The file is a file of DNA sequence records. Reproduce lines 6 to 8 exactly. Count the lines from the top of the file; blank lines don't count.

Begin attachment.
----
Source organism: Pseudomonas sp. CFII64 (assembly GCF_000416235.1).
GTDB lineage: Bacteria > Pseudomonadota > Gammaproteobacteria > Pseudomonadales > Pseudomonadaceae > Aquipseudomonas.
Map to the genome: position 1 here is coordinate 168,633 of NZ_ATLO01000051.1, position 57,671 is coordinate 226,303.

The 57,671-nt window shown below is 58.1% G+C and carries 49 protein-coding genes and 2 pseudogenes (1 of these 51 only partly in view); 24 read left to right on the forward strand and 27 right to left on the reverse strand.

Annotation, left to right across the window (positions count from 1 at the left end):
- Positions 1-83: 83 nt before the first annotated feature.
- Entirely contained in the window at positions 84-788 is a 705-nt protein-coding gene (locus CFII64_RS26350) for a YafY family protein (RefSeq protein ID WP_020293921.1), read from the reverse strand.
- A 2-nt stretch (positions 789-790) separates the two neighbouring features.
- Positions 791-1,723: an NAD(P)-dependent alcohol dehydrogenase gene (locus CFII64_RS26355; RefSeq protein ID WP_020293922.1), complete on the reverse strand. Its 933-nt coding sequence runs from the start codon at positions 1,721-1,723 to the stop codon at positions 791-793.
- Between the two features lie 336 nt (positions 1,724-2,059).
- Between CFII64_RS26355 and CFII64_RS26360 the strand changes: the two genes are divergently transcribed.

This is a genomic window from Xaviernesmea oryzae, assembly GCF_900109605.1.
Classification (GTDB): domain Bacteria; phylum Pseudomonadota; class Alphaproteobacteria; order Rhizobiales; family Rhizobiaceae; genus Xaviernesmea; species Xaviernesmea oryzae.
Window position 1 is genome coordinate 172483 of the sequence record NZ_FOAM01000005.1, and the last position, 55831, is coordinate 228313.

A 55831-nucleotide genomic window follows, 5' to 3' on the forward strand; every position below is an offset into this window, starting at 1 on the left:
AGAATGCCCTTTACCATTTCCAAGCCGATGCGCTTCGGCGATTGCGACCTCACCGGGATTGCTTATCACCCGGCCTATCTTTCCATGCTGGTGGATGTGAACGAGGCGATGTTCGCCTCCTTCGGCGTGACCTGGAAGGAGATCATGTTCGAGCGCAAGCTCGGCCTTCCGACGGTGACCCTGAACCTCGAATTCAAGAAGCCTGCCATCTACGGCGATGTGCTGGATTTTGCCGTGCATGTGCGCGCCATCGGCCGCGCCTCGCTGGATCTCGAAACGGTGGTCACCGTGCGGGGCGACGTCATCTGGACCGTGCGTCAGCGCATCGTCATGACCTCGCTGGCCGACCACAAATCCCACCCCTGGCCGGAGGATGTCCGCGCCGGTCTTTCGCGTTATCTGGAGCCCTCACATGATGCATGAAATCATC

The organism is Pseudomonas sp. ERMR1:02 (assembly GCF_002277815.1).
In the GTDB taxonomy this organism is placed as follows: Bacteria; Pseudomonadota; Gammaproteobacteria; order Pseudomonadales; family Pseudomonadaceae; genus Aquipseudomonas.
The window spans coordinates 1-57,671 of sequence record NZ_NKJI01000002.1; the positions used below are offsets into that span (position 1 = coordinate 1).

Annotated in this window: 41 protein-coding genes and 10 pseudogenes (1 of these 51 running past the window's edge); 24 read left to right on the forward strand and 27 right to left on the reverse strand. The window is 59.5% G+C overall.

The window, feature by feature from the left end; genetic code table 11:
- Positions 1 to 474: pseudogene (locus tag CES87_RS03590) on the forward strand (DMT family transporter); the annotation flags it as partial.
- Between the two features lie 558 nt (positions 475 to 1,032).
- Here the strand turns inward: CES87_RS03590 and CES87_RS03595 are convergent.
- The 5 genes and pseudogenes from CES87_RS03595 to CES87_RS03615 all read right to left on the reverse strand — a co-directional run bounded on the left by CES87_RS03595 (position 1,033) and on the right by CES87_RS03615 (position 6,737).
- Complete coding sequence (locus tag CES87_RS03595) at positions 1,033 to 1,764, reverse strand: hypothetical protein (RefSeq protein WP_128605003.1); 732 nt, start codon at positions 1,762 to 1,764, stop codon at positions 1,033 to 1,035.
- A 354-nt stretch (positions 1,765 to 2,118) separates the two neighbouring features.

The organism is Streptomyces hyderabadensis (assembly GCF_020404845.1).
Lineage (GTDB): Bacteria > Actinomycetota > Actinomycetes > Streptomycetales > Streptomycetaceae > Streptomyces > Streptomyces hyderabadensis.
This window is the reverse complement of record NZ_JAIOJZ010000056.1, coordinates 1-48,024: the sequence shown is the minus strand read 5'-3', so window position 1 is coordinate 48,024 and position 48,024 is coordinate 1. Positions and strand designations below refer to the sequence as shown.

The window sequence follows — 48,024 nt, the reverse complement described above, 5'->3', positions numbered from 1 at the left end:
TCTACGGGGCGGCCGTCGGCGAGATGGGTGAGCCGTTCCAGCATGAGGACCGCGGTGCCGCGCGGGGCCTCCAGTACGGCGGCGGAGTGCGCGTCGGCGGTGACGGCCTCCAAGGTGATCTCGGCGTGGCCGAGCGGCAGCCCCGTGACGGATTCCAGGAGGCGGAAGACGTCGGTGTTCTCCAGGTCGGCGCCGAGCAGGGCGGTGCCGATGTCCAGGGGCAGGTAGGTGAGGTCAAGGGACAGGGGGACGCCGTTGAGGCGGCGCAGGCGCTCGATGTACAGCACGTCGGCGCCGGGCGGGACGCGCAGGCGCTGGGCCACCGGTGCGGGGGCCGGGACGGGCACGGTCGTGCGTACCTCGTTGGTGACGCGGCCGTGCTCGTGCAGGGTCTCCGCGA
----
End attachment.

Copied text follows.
- Positions 1-83: 83 nt before the first annotated feature.
- Entirely contained in the window at positions 84-788 is a 705-nt protein-coding gene (locus CFII64_RS26350) for a YafY family protein (RefSeq protein ID WP_020293921.1), read from the reverse strand.
- A 2-nt stretch (positions 789-790) separates the two neighbouring features.